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From Apache Wiki <>
Subject [Cassandra Wiki] Update of "CassandraLimitations" by JonathanEllis
Date Tue, 16 Jun 2009 20:56:34 GMT
Dear Wiki user,

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The following page has been changed by JonathanEllis:

New page:
= Limitations =

>>From easiest to fix to hardest:

 * Cassandra's compaction code currently deserializes an entire row (per columnfamily) at
a time.  So all the data from a given columnfamily/key pair must fit in memory.  Fixing this
is relatively easy since columns are stored in-order on disk so there is really no reason
you have to deserialize row-at-a-time except that that is easier with the current encapsulation
of functionality.
 * Cassandra does not currently fsync the commitlog before acking a write.  Most of the time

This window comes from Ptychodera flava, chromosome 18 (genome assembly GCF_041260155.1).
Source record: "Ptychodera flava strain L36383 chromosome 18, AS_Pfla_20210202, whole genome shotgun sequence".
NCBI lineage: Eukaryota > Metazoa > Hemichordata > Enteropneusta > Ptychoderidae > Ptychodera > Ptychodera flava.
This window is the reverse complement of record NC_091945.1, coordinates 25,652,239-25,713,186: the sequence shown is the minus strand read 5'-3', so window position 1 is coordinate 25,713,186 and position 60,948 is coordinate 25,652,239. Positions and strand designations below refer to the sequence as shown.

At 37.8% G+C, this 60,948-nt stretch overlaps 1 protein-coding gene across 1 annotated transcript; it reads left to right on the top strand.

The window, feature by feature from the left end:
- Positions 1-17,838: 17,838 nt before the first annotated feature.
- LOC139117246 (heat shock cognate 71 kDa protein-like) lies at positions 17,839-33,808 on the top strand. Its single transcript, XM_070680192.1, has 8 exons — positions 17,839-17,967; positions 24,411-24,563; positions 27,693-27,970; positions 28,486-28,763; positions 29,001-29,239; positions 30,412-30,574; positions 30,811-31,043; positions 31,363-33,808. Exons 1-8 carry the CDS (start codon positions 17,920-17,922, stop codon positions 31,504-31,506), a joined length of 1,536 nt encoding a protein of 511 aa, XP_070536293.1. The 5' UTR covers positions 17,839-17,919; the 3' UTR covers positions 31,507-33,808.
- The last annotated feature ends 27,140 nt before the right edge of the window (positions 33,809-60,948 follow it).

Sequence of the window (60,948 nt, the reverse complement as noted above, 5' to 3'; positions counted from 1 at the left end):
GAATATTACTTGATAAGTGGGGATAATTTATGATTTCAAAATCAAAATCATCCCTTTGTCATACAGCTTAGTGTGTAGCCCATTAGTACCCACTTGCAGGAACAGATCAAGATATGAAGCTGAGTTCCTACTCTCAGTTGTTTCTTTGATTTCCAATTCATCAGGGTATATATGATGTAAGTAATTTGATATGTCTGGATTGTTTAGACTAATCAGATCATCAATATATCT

this is Good Enough when you are writing to multiple replicas since the odds are slim of all
replicas dying before the data actually hits the disk, but the truly paranoid will want real
fsync-before-ack.  Just adding fsync would be just a few lines (to CommitLog, naturally),
but we want to do this without killing performance, so what we want is an Executor that fsyncs
after writing batches of commitlog entries (and then asynchronously notifies the write threads).
 * Cassandra has two levels of indexes: key and column.  But in super columnfamilies there
is a third level of subcolumns; these are not indexed, and any request for a subcolumn deserializes
_all_ the subcolumns in that supercolumn.  So you want to avoid a data model that requires
large numbers of subcolumns.  This can be fixed; the core classes involved are SuperColumn
and SequenceFile.
 * Cassandra's public API is based on Thrift, which offers no streaming abilities -- any value
written or fetched has to fit in memory.  This is inherent to Thrift's design; I don't see
it changing.  So (similar to traditional rdbmses) you're better off storing large blobs directly
in the filesystem with a pointer to machine:path, than storing the blobs directly in Cassandra.

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